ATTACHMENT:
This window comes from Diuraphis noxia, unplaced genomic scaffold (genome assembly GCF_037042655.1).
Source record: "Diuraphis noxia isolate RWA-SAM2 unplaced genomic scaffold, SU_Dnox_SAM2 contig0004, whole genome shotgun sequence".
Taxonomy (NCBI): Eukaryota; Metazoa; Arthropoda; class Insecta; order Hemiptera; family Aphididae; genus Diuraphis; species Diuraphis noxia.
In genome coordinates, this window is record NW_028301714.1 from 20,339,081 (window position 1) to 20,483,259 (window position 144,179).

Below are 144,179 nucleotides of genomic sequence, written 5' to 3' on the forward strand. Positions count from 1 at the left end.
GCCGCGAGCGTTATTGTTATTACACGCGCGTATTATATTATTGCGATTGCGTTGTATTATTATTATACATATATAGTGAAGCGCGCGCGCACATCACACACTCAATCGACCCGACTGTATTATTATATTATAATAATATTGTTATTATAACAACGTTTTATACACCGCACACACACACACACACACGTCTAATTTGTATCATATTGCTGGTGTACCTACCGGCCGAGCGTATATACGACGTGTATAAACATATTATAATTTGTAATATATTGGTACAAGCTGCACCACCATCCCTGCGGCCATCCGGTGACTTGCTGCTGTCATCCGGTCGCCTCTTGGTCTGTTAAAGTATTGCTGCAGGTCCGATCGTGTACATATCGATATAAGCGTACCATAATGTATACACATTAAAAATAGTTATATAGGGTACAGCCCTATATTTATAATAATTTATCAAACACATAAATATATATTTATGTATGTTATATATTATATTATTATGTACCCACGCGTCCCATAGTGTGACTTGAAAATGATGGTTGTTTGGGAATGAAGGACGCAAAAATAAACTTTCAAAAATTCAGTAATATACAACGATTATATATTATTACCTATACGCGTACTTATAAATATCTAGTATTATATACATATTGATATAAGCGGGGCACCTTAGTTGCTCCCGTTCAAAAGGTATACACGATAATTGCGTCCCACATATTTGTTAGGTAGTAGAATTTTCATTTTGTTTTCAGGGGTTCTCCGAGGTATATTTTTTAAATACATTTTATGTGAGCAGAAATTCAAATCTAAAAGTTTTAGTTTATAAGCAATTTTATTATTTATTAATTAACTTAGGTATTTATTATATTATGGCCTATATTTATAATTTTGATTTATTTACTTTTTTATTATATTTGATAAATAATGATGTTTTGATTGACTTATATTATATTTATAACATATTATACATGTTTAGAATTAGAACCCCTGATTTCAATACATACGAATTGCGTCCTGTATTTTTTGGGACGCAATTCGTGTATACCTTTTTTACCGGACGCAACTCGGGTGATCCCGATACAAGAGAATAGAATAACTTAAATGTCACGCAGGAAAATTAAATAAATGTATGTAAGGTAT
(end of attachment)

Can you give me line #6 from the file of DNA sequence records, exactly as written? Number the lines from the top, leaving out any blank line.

GCCGCGAGCGTTATTGTTATTACACGCGCGTATTATATTATTGCGATTGCGTTGTATTATTATTATACATATATAGTGAAGCGCGCGCGCACATCACACACTCAATCGACCCGACTGTATTATTATATTATAATAATATTGTTATTATAACAACGTTTTATACACCGCACACACACACACACACACGTCTAATTTGTATCATATTGCTGGTGTACCTACCGGCCGAGCGTATATACGACGTGTATAAACATATTATAATTTGTAATATATTGGTACAAGCTGCACCACCATCCCTGCGGCCATCCGGTGACTTGCTGCTGTCATCCGGTCGCCTCTTGGTCTGTTAAAGTATTGCTGCAGGTCCGATCGTGTACATATCGATATAAGCGTACCATAATGTATACACATTAAAAATAGTTATATAGGGTACAGCCCTATATTTATAATAATTTATCAAACACATAAATATATATTTATGTATGTTATATATTATATTATTATGTACCCACGCGTCCCATAGTGTGACTTGAAAATGATGGTTGTTTGGGAATGAAGGACGCAAAAATAAACTTTCAAAAATTCAGTAATATACAACGATTATATATTATTACCTATACGCGTACTTATAAATATCTAGTATTATATACATATTGATATAAGCGGGGCACCTTAGTTGCTCCCGTTCAAAAGGTATACACGATAATTGCGTCCCACATATTTGTTAGGTAGTAGAATTTTCATTTTGTTTTCAGGGGTTCTCCGAGGTATATTTTTTAAATACATTTTATGTGAGCAGAAATTCAAATCTAAAAGTTTTAGTTTATAAGCAATTTTATTATTTATTAATTAACTTAGGTATTTATTATATTATGGCCTATATTTATAATTTTGATTTATTTACTTTTTTATTATATTTGATAAATAATGATGTTTTGATTGACTTATATTATATTTATAACATATTATACATGTTTAGAATTAGAACCCCTGATTTCAATACATACGAATTGCGTCCTGTATTTTTTGGGACGCAATTCGTGTATACCTTTTTTACCGGACGCAACTCGGGTGATCCCGATACAAGAGAATAGAATAACTTAAATGTCACGCAGGAAAATTAAATAAATGTATGTAAGGTAT